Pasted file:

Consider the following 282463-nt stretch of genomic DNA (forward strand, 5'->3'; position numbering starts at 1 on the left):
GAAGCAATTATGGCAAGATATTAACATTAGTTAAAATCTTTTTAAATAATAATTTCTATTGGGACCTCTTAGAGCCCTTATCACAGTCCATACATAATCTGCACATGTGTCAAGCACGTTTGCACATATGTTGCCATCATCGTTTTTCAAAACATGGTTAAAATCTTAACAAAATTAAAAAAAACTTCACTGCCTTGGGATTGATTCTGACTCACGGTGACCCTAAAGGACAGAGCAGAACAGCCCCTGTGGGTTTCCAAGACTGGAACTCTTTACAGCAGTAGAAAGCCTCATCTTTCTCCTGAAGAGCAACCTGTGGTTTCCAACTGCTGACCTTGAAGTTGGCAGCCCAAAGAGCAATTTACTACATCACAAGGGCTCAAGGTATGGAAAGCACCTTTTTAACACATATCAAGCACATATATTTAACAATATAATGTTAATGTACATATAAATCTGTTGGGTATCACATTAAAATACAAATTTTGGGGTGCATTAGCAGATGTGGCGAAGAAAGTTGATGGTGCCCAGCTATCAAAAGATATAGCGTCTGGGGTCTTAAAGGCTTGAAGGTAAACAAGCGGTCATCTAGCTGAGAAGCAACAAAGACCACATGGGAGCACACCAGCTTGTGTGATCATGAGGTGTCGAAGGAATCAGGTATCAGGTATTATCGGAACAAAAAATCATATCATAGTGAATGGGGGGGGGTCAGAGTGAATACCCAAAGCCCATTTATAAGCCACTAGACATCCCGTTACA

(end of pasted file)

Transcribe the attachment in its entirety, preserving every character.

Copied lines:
Consider the following 282463-nt stretch of genomic DNA (forward strand, 5'->3'; position numbering starts at 1 on the left):
GAAGCAATTATGGCAAGATATTAACATTAGTTAAAATCTTTTTAAATAATAATTTCTATTGGGACCTCTTAGAGCCCTTATCACAGTCCATACATAATCTGCACATGTGTCAAGCACGTTTGCACATATGTTGCCATCATCGTTTTTCAAAACATGGTTAAAATCTTAACAAAATTAAAAAAAACTTCACTGCCTTGGGATTGATTCTGACTCACGGTGACCCTAAAGGACAGAGCAGAACAGCCCCTGTGGGTTTCCAAGACTGGAACTCTTTACAGCAGTAGAAAGCCTCATCTTTCTCCTGAAGAGCAACCTGTGGTTTCCAACTGCTGACCTTGAAGTTGGCAGCCCAAAGAGCAATTTACTACATCACAAGGGCTCAAGGTATGGAAAGCACCTTTTTAACACATATCAAGCACATATATTTAACAATATAATGTTAATGTACATATAAATCTGTTGGGTATCACATTAAAATACAAATTTTGGGGTGCATTAGCAGATGTGGCGAAGAAAGTTGATGGTGCCCAGCTATCAAAAGATATAGCGTCTGGGGTCTTAAAGGCTTGAAGGTAAACAAGCGGTCATCTAGCTGAGAAGCAACAAAGACCACATGGGAGCACACCAGCTTGTGTGATCATGAGGTGTCGAAGGAATCAGGTATCAGGTATTATCGGAACAAAAAATCATATCATAGTGAATGGGGGGGGGTCAGAGTGAATACCCAAAGCCCATTTATAAGCCACTAGACATCCCGTTACA